Today’s young generation experiences widening social gaps and faces manifold challenges: it is the young who – perhaps more so than any other social group – encounter the uncertainties and risks generated by the process of economic and cultural globalisation. Even though, in some parts of the world, young people are better educated than ever before, they are faced with increasing insecurity in the labour market. Those who have the opportunity to go to school are forced to study longer and longer as job opportunities become scarcer, less well-paid and less secure, delaying the age at which they become financially independent from their parents. Those who do not have the opportunity to pursue their education or who choose to leave the school system at an early age face marginalisation from the broader community from which they may never recover, either as a result of long-term unemployment, or low-paid, insecure and even dangerous jobs. Sixty-six million young people throughout the world are unemployed, some 40% of global unemployment. Hundreds of millions more work fewer hours than they would like, while still others work long hours with little gain and no social protection.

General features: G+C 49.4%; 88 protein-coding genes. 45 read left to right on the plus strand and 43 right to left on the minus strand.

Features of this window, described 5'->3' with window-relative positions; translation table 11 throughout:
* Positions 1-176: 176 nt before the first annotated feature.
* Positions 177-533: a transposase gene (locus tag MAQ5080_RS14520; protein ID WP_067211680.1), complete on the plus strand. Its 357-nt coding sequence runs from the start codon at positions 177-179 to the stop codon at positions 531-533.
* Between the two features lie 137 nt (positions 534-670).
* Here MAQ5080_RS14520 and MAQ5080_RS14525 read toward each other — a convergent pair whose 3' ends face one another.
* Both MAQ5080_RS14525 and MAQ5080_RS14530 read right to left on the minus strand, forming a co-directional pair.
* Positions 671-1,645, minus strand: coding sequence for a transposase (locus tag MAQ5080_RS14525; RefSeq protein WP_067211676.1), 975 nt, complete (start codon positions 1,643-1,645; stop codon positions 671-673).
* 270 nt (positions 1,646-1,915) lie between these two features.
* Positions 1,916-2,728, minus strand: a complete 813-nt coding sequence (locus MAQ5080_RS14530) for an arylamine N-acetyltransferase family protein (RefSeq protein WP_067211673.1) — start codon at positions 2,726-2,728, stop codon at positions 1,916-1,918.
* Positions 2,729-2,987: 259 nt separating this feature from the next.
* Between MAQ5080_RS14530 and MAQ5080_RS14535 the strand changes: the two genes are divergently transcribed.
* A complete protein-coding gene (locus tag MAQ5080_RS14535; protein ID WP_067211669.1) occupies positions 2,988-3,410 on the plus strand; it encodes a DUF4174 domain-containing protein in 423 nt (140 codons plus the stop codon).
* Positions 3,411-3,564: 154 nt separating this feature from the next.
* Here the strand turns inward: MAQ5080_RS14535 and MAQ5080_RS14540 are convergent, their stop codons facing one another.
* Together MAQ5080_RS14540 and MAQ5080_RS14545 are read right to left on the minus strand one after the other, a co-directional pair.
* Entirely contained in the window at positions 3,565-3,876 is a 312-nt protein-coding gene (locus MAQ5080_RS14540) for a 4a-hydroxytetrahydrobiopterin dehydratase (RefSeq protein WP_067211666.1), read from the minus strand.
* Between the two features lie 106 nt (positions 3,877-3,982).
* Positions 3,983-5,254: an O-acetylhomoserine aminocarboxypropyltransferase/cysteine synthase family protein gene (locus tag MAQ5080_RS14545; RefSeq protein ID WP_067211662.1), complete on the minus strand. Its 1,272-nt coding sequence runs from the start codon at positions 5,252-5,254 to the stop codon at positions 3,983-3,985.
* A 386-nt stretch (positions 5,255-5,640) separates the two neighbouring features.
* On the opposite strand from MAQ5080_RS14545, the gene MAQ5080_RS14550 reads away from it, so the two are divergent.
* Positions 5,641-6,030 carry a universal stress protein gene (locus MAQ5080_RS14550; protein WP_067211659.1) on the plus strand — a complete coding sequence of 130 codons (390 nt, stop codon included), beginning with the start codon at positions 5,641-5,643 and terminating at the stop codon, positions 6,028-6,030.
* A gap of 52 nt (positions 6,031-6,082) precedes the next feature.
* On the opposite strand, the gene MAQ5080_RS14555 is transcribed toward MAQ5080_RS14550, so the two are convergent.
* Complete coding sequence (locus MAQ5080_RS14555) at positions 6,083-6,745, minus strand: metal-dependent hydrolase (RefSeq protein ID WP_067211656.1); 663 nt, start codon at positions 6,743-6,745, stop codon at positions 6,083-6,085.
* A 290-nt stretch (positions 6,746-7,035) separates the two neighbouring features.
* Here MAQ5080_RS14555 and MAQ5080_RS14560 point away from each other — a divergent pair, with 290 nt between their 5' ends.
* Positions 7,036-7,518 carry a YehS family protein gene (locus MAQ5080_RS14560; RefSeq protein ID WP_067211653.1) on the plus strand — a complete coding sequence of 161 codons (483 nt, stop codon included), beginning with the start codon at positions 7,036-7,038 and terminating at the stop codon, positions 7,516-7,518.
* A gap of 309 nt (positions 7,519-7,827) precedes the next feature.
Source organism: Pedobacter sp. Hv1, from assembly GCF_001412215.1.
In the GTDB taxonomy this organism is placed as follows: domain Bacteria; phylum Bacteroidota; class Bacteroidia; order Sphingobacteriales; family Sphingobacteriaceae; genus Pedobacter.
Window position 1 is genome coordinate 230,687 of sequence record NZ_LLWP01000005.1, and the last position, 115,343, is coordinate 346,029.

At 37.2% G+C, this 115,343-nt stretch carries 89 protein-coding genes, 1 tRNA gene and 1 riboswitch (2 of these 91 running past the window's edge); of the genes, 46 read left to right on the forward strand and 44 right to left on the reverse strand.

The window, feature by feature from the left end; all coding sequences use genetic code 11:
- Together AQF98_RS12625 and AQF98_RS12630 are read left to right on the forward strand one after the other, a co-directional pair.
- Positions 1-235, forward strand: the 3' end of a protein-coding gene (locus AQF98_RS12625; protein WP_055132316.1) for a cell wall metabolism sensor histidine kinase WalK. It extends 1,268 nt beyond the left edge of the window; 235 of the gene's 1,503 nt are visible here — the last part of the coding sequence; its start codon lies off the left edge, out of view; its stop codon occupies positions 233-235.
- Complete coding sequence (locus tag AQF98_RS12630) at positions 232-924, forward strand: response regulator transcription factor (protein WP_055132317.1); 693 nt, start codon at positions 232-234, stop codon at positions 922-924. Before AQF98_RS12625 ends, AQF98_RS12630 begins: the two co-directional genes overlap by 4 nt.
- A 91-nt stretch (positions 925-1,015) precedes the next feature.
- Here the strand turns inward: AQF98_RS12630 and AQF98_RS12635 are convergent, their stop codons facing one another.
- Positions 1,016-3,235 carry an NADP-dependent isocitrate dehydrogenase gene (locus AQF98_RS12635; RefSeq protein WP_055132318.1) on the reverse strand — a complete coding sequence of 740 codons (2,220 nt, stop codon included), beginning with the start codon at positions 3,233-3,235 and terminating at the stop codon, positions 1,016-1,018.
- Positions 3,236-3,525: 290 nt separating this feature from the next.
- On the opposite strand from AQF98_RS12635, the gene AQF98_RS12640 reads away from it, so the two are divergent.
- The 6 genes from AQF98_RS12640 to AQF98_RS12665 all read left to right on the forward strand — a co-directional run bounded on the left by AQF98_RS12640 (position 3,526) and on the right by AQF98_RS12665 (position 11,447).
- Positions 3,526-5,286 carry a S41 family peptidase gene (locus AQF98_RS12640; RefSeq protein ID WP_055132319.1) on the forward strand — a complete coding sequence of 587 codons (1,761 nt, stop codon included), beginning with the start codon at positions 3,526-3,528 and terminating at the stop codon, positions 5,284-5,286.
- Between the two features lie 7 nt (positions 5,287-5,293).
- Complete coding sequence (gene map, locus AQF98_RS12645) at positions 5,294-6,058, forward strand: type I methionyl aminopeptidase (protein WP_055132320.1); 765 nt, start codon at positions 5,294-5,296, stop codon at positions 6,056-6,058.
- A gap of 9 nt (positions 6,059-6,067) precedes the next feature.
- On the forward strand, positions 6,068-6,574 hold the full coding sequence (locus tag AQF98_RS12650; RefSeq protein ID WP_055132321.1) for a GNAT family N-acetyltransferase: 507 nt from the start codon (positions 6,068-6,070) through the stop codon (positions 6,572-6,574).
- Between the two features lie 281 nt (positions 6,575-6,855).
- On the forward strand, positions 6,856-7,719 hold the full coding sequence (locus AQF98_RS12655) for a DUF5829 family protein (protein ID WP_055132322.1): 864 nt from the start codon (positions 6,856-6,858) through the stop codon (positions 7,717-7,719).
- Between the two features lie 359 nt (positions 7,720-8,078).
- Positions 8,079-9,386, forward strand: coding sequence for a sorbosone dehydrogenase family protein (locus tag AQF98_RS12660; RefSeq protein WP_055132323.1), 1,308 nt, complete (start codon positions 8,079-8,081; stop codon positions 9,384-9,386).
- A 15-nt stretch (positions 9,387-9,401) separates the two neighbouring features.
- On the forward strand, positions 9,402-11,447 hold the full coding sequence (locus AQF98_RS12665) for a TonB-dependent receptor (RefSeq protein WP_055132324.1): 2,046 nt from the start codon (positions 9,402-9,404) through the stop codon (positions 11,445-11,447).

Research Professor. Director at Learning Change Project – Research on society, culture, art, neuroscience, cognition, critical thinking, intelligence, creativity, autopoiesis, self-organization, rhizomes, complexity, systems, networks, leadership, sustainability, thinkers, futures ++
Giorgio Bertini does not work for, consult, own shares in or receive funding from any company or organization that would benefit from these papers, and has disclosed no relevant affiliations beyond their academic appointment.
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